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Legal Issues Surrounding Sexual Harassment Allegations

Recently, a number of sexual harassment and assault allegations have been sweeping the entertainment industry. People in prominent positions, such as Matt Lauer and Charlie Rose, have had their employment terminated as these allegations come to light. Criminal defense attorney Paul Cambria spoke to WBEN about this series of allegations and what their legal ramifications might be. The full interview is available on the WBEN website.

Legal ramifications of employment termination

It has often been the case in these recent instances that the accused party is fired shortly after the assault allegations are made public and before substantiating evidence is made available. WBEN asked Mr. Cambria what the legal ramifications of these quick terminations could be, if any. “It depends on the contract,” Mr. Cambria explained. He drew on his own experience overseeing Lipsitz Green’s Los Angeles office, saying, “Especially in California, where these cases are more prevalent in the courts, there are provisions in handbooks and there is a whole procedure—not only for making a complaint, but a procedure for being someone who has a complaint lodged against them.” Mr. Cambria went on to say that “most of the entertainment contracts have a so-called morals clause—a lot of the professional athletes have a morals clause—and that’s obviously what they’re using here to terminate people like (Matt) Lauer.”

Cultural shift

One of the first people to have these allegations leveled against them was Hollywood producer Harvey Weinstein. When asked if the following allegations against men of similar status could be traced back to those made against Weinstein, Mr. Cambria replied, “I think that it goes to any situation of power. Every one of those individuals had a lot of power.”

Mr. Cambria then explained the types of sexual harassment situations that are commonly seen. “One is a hostile work environment, where there’s unwanted sexual advances. The other is,” he said, “where people are punished or they’re passed over […] for refusal to engage in sexual conduct. They’re discriminated against by some kind of superior who’s in a position of authority.”

WBEN asked Mr. Cambria if the perceived shift in the culture surrounding sexual harassment in the workplace translates to a shift in how these cases would be defended in court. “We have been involved in cases like this for a very long time because, as I say, we have an office in California that I oversee,” Mr. Cambria responded. “There are ways of bringing [these cases], there are ways of defending them. They’re not that different than any other kind of legal case where, once you have that kind of case, there’s a certain set of things you do to either prosecute or defend a particular case. There’s a big body of law out there for these types of cases,” he explained.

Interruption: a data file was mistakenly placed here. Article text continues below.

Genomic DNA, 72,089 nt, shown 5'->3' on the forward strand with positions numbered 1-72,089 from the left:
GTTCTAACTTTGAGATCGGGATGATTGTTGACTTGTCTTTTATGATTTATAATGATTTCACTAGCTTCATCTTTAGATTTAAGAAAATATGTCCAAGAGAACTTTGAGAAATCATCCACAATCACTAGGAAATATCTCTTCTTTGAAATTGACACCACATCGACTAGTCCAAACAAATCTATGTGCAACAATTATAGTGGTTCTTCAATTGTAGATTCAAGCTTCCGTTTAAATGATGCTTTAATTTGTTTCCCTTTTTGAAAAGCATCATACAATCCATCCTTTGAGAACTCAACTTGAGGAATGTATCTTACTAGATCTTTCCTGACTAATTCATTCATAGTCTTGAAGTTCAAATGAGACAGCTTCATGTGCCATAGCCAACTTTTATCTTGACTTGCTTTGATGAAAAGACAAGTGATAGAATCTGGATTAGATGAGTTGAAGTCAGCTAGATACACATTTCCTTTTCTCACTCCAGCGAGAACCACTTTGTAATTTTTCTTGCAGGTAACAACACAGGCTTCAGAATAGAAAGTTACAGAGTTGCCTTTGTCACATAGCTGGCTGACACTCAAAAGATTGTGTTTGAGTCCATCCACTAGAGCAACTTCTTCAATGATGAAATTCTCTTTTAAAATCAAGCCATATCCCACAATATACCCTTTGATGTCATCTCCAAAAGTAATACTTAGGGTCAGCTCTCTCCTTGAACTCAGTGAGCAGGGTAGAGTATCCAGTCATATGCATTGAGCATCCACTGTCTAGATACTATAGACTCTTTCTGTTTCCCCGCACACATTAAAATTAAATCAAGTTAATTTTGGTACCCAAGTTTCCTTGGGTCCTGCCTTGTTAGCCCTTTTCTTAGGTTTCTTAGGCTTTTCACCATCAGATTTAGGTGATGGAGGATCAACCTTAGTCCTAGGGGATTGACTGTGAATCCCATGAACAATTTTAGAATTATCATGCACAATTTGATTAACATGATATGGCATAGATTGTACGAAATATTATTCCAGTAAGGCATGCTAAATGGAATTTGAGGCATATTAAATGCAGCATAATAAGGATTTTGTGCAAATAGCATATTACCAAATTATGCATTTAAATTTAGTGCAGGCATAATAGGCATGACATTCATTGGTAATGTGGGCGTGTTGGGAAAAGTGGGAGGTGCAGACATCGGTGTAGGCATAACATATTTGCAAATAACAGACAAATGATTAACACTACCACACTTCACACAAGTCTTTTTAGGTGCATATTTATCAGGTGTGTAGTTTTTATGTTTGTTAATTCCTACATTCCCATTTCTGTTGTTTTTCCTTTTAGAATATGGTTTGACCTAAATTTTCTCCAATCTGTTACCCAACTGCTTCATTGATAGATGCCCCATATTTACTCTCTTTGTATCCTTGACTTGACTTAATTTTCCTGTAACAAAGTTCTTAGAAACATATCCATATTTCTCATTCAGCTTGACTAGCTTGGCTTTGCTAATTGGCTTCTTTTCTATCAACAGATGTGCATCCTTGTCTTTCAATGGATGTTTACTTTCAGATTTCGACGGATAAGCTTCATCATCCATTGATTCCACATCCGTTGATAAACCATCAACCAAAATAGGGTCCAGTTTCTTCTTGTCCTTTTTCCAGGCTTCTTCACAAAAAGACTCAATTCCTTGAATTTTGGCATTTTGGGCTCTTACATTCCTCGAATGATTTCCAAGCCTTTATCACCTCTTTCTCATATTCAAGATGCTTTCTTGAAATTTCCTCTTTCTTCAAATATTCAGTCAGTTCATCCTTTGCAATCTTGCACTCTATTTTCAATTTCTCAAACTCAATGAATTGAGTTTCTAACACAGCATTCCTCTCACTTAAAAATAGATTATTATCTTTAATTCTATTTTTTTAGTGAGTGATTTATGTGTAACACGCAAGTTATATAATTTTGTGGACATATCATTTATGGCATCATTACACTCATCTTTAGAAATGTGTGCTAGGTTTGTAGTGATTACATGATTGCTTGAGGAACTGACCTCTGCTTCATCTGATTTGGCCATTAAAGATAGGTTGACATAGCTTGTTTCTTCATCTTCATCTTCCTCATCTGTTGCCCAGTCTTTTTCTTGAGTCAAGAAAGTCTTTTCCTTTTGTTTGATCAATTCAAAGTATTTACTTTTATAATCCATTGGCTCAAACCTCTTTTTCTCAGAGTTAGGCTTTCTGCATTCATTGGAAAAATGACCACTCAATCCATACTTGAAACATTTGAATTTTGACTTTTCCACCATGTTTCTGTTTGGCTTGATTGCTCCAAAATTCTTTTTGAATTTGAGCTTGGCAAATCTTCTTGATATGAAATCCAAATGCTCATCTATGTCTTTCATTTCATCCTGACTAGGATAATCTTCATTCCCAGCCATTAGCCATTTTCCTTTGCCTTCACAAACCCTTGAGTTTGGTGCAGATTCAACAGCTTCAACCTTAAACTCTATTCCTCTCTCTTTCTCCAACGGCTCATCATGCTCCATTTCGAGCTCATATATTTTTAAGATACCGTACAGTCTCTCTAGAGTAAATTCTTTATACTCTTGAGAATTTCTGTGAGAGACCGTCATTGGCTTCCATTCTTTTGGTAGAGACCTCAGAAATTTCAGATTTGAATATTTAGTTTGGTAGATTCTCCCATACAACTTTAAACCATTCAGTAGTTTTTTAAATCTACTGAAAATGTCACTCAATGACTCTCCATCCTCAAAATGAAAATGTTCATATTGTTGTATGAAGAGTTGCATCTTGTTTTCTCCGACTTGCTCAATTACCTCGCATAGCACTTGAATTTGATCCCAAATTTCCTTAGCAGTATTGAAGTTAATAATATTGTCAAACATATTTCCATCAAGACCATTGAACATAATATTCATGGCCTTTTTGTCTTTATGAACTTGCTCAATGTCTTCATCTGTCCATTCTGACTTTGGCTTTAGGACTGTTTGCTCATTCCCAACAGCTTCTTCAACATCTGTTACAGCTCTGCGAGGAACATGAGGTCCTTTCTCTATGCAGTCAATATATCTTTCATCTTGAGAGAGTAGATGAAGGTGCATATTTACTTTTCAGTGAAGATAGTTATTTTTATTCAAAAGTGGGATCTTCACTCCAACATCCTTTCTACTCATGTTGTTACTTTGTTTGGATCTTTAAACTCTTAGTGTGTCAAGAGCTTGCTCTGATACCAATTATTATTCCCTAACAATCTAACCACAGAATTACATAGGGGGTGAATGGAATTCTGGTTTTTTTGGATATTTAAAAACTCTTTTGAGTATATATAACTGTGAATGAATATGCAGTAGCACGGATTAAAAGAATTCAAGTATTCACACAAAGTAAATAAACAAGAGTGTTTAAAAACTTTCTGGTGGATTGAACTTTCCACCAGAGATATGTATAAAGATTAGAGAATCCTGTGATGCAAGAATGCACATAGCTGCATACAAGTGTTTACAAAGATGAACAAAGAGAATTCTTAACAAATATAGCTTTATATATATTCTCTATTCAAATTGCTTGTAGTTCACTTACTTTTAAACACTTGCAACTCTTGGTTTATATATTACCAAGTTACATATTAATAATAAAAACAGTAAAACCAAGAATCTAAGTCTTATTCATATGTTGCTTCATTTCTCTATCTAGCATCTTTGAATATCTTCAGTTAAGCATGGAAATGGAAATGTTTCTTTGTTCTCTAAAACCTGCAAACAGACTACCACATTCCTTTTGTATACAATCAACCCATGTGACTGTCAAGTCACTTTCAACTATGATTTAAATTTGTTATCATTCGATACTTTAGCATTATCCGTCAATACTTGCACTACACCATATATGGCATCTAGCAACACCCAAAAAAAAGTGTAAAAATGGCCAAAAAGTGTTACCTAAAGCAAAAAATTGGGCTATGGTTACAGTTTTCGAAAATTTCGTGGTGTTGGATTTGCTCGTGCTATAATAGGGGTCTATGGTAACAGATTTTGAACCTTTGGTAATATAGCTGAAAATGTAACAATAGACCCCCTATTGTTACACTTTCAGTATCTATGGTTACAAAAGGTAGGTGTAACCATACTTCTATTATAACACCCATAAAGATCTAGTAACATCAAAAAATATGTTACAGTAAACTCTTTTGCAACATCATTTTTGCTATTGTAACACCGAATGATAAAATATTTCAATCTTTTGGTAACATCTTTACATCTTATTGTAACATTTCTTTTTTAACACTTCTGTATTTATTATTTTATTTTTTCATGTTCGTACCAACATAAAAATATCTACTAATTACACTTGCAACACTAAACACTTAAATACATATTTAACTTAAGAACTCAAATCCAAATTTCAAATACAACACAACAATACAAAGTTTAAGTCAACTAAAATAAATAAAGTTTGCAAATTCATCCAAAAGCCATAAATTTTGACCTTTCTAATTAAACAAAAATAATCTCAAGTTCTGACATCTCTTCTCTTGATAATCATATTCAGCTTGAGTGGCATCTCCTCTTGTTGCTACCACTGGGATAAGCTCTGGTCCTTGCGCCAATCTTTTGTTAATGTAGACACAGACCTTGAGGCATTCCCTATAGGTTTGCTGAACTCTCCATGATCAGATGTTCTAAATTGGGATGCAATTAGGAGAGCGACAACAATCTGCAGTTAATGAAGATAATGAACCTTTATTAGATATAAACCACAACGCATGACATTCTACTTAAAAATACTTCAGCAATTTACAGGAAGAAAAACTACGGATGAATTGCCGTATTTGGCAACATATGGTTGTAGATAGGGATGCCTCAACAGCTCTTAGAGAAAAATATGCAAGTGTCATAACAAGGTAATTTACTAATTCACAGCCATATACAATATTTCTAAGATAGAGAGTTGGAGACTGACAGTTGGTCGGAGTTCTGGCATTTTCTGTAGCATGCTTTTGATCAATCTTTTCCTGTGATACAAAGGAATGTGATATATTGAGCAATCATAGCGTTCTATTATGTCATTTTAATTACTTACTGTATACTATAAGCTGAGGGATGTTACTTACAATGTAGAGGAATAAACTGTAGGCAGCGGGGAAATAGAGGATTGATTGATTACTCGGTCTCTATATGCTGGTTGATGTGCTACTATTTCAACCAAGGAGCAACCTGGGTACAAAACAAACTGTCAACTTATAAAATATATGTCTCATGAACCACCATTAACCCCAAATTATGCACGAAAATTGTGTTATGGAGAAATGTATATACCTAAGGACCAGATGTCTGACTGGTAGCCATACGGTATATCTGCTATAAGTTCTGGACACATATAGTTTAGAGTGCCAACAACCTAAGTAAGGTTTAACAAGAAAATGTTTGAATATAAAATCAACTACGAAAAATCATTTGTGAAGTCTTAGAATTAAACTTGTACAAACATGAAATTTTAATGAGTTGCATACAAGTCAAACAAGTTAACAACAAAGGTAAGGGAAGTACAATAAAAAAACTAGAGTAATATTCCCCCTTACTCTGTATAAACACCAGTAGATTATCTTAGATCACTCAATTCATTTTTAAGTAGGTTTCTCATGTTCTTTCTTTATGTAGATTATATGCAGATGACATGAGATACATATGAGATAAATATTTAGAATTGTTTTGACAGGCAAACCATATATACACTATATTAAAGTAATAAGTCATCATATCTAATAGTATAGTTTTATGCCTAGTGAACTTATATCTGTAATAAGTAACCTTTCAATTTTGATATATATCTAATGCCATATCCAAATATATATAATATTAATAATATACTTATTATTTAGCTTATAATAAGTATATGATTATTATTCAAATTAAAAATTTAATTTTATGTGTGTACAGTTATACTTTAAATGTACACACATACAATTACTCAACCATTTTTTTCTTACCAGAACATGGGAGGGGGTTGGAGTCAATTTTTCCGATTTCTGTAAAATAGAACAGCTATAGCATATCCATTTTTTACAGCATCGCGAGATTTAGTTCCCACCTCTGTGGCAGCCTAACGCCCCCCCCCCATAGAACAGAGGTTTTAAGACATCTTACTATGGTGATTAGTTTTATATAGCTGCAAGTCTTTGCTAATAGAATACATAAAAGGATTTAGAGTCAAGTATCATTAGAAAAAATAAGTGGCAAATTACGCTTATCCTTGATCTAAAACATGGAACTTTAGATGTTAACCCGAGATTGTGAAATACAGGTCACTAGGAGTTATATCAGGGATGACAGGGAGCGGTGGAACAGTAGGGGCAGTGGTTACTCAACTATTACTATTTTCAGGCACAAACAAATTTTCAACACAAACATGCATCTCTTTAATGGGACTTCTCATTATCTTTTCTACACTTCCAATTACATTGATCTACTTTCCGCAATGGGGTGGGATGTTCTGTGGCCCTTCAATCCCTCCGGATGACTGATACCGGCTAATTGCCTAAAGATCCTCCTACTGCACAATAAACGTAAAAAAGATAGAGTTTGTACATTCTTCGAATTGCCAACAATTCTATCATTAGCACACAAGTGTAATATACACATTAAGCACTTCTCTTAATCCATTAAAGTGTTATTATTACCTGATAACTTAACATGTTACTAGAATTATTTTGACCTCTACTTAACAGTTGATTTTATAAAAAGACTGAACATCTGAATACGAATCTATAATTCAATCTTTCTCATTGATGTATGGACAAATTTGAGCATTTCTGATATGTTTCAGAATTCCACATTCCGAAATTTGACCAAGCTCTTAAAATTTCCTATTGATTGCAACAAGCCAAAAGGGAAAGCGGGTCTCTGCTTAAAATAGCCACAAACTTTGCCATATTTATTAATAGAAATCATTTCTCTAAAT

Credibility of claims

When asked if these cases could cause more victims to come forward, Mr. Cambria answered, “I think we’ve seen that, and the thing that you have to then be careful about is a number of these cases also have a civil side where people are suing for damages, money, and so on.”

“What makes it difficult for the legal process,” he explained, “is to weed out the good ones and the bad ones. And there’s a whole body of law dealing with that, as well. It’s obvious now that there’s going to be a lot of examination across the country of cases like this.”

Mr. Cambria also told WBEN that it boosts the credibility of a claim when the claimant is not seeking monetary damages. “That’s the kind of thing you have to look for: whether or not somebody just has a financial motive or whether or not it’s a genuine case,” he said. “Obviously finances are not important; integrity, dignity, and so on are more important.”

WBEN asked how often women, rather than men, are at the center of these controversies. “We just had a legislative representative from Cheektowaga who was accused of sexual harassment—a woman,” he responded, “so these things happen both ways. And, again, it depends. If you’re someone in power, it wouldn’t matter what gender you are. If you’re engaging in misconduct, these are the kind of cases that are going to come forward.”

About Paul J. Cambria, Jr.

The chair of Lipsitz Green Scime Cambria’s Criminal Defense Trials and Appeals Practice Area, Mr. Cambria advises clients on criminal trials, criminal appeals, constitutional and First Amendment law, zoning and land use, antitrust, and professional licensing defense. He divides his time between the firm's offices in Buffalo and Los Angeles.

 

 

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